Ms BIRD (Cunningham) (16:43): Young people across this nation must look at this government and think, 'What did we ever do to you?' This government is trading off the future of young people time and time again across significant portfolio areas, making it more and more difficult for them, and it comes into this place with a bill like the one before us, which adds to that burden.
Young people in my community—and, I'm sure, the communities of many of my colleagues across the board—are facing challenges in getting, firstly, into postsecondary education opportunities. We know the impacts of the freeze on higher education funding and what that will do to universities and the offerings that they can make to students. We know that that will put pressure on them to decrease the opportunity to get a university qualification if that's where your interests and your ability lie.
I have to say I really admire the assistant minister's capacity to try and spin a good story out of what has been the devastation of the vocational education sector on the government's watch. She consistently says that this government is a serious friend of vocational education, but you've just got to look at the figures—the massive drop in the number of people undertaking vocational education, the huge decrease in the number of apprentices and trainees. It's like they've got one little lifeline that they cling to in this space, so the assistant minister constantly raises the fact that Labor cut back the employer incentives for traineeships—not for traditional apprenticeships. That was because there was a misuse of traineeships going on. If the government are critical of Labor's ensuring integrity in the provision of apprenticeships and traineeships, which is what we did with those changes, then I can only assume that they don't have any interest in the rigour and integrity of the system.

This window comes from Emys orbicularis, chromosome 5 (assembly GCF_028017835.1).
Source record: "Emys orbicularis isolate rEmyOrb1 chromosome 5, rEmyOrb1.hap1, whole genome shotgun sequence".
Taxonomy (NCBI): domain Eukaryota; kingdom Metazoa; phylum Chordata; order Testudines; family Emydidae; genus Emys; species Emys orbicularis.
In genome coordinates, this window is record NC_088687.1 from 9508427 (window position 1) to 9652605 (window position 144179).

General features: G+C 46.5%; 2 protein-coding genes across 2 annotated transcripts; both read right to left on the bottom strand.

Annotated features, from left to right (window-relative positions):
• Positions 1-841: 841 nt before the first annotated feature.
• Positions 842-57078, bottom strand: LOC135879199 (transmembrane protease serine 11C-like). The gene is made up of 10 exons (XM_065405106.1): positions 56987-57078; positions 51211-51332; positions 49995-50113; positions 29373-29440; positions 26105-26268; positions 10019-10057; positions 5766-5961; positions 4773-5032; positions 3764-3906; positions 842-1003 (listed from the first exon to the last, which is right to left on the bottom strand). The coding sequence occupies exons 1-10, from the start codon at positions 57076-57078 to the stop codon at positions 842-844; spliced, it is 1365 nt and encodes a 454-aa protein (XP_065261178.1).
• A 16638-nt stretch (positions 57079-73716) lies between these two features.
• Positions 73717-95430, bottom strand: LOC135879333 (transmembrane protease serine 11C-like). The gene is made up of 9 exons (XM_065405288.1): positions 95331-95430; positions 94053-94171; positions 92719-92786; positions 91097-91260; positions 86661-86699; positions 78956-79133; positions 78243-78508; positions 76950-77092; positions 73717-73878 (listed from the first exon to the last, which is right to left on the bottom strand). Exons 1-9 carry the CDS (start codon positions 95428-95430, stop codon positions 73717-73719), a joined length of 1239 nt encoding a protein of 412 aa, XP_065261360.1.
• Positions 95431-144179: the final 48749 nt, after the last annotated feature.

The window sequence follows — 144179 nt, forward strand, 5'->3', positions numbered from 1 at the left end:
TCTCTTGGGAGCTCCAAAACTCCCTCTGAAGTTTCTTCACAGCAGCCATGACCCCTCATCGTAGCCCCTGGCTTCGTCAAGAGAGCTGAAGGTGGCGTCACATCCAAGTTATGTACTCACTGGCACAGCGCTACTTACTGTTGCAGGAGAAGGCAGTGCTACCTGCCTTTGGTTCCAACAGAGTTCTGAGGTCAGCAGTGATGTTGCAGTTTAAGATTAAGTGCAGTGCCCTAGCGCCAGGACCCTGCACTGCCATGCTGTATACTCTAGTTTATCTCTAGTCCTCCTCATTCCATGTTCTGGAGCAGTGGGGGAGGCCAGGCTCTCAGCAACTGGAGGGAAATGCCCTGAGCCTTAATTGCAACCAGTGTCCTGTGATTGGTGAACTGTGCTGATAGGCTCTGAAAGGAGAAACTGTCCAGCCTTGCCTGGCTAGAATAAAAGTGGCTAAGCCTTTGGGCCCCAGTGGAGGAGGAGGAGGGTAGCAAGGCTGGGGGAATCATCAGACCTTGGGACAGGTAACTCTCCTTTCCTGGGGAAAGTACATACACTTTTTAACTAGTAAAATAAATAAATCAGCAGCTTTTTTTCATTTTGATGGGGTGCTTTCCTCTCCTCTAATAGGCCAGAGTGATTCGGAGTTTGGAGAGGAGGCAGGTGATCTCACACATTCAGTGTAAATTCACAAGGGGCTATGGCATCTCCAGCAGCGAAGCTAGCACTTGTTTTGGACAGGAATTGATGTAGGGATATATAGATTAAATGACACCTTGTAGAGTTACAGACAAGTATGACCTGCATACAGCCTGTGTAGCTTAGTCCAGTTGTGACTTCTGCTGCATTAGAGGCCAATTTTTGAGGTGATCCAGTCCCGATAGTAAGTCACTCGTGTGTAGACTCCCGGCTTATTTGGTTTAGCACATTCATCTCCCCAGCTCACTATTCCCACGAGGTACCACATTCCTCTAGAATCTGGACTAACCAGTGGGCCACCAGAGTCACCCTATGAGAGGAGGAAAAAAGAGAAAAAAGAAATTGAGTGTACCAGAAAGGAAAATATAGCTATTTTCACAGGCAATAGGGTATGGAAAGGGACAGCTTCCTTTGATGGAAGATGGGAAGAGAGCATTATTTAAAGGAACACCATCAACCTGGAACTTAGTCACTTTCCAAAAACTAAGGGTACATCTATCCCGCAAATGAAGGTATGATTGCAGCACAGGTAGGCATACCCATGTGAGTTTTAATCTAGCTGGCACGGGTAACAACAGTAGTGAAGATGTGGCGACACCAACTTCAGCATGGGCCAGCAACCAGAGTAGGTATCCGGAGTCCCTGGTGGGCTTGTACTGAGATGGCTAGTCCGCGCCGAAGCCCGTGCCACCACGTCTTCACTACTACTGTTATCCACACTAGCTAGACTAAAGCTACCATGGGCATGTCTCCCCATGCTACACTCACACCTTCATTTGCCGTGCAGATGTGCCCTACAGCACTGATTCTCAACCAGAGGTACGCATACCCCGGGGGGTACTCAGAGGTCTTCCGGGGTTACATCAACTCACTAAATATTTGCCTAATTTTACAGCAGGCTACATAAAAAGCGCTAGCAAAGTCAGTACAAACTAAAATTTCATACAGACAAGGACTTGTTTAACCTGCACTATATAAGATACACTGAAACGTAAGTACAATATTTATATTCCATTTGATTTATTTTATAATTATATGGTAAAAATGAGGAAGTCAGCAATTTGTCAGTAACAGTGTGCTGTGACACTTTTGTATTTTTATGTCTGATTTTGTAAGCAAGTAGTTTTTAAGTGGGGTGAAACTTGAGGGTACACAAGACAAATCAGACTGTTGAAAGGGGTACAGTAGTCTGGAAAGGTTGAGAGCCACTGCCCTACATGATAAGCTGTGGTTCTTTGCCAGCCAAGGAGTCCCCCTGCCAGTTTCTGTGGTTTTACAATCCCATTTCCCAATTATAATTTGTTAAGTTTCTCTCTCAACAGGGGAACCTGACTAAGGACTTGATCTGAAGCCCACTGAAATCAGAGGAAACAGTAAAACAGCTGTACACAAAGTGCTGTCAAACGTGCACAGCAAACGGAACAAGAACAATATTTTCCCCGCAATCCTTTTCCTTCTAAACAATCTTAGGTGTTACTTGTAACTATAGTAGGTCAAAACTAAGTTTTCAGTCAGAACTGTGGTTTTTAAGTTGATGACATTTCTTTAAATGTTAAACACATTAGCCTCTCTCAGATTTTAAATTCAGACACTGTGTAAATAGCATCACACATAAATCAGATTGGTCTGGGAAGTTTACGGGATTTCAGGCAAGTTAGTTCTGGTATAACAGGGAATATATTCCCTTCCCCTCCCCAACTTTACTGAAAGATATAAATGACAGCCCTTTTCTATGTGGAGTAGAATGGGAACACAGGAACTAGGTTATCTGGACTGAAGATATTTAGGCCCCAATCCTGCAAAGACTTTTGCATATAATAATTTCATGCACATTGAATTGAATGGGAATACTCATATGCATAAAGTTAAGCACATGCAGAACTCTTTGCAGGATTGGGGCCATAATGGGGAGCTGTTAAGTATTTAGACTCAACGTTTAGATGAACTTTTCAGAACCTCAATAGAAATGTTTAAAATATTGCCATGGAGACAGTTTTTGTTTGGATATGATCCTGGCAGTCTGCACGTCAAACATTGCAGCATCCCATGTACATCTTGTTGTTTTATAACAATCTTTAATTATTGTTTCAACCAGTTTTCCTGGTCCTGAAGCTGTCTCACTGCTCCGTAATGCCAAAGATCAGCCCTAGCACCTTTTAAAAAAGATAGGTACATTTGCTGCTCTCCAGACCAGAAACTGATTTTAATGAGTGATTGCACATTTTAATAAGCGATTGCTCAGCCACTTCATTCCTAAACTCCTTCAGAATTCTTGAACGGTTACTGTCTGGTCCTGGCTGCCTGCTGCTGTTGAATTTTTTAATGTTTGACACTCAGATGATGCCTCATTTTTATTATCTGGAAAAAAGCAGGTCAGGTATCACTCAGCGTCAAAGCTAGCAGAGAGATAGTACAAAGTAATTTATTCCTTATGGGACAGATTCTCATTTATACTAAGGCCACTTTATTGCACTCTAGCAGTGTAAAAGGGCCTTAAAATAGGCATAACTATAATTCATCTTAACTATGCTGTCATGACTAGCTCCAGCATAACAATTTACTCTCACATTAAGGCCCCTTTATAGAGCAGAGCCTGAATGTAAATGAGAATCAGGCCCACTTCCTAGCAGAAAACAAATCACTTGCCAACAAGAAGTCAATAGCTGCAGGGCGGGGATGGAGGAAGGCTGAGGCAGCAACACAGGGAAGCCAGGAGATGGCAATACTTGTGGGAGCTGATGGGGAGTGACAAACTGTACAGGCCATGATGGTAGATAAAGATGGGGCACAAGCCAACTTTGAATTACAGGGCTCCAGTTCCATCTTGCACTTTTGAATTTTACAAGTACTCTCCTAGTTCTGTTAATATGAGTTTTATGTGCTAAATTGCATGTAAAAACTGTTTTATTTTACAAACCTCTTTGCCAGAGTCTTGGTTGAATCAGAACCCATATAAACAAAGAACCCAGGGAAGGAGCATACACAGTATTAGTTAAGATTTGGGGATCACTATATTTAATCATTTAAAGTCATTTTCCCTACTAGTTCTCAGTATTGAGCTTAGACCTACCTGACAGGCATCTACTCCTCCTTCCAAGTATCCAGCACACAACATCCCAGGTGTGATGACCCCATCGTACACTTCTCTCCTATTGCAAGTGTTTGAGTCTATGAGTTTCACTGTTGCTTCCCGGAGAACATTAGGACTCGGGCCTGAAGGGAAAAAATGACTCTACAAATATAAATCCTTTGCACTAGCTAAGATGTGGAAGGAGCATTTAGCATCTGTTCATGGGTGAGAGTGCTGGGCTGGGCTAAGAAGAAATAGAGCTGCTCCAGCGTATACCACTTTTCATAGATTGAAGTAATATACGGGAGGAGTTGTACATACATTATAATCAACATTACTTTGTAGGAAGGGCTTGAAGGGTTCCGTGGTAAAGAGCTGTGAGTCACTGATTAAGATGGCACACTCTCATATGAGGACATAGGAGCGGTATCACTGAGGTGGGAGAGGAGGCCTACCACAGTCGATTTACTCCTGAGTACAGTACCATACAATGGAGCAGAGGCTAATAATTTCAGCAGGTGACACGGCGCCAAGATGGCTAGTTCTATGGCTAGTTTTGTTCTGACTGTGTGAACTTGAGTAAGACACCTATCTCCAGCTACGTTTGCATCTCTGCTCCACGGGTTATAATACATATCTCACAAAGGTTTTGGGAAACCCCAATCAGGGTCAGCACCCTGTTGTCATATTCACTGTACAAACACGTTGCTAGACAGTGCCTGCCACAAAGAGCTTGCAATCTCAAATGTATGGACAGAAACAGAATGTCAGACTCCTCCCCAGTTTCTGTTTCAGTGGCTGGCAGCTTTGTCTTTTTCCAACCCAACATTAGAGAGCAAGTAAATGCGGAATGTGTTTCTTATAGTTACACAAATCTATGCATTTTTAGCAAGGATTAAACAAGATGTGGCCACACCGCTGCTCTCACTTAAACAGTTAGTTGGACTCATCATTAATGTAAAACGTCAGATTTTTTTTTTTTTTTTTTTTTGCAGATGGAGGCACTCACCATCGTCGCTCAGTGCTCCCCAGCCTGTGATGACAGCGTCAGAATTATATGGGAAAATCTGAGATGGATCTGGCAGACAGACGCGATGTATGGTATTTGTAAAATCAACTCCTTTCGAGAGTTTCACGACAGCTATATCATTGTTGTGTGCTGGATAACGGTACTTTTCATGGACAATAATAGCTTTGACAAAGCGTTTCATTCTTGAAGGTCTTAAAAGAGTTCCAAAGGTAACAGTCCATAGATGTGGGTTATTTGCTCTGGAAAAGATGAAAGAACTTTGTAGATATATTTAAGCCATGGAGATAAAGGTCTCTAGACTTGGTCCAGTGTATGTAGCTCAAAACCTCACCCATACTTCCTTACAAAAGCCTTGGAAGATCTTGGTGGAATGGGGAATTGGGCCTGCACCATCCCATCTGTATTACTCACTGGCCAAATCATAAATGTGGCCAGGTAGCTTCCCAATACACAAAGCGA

Only a couple of weeks ago, I was meeting with people involved in the TAFE sector about their concerns about the impact on diploma enrolments at TAFEs across the country—across electorates, like my own—as a result, to a significant extent, of the changes that the government has made around the VET FEE-HELP loan arrangements. They're causing a real problem. We know that diplomas are right in that sweet spot where a lot of future career opportunities are going to lie. A lot of people, particularly those retraining or re-entering the workforce, and young people straight out of school, will go and do their certificate-level courses in areas where there's going to be huge job demand—aged care, child care, disability care—and then seek to add a diploma onto that. But we've seen a massive drop-off in diploma enrolments, something the government just doesn't have an answer for. It's the same with apprenticeships: there are over 140,000 fewer apprenticeships on their watch. If, as the shadow minister says, there was a problem with what Labor was doing, why have the government been digging the hole deeper? They haven't put in place a policy that has arrested, let alone reversed, that trend. And so, as we've seen, for young people across the board, post school, the pressures are mounting.
Then let's add in the cost of housing. I've had many young people, under 30, say to me, 'I don't think I'll ever own a home.' This is what young people say to you now. They're struggling to pay rent because the market is so competitive for them. So they've got those cost burdens on them. Then they're trying to support themselves while they're studying. Let's not even get into the incompetence—how long it takes to get youth allowance processed and actually get payments coming into your bank account. I've heard stories of people who are entitled to youth allowance going a whole semester with no income. Then the government say, 'We'll get rid of their penalty rates,' if they've got a job that they work on a Sunday so they can actually make ends meet. 'Yes, we'll get rid of those too.' Then, just to top it off, they bring this bill into the parliament and say, 'Even though you're earning as little as $42,000,' which is not a lot of money—as the shadow minister said, the idea of HECS is to pay it back when you're reaping the benefits of that investment; on $42,000, you'd be lucky to be keeping your head above water—'we're going to rip into you and take some money from you now.'
It is no wonder that young people will be looking at this government, asking, 'When are you going to give us a go? When are you going to give us a future that we can look forward to?' And I haven't even touched on policy areas such as climate change or health—talk to young people about private health insurance. This government is completely out of touch with young people's needs.
Watch Sharon’s speech here.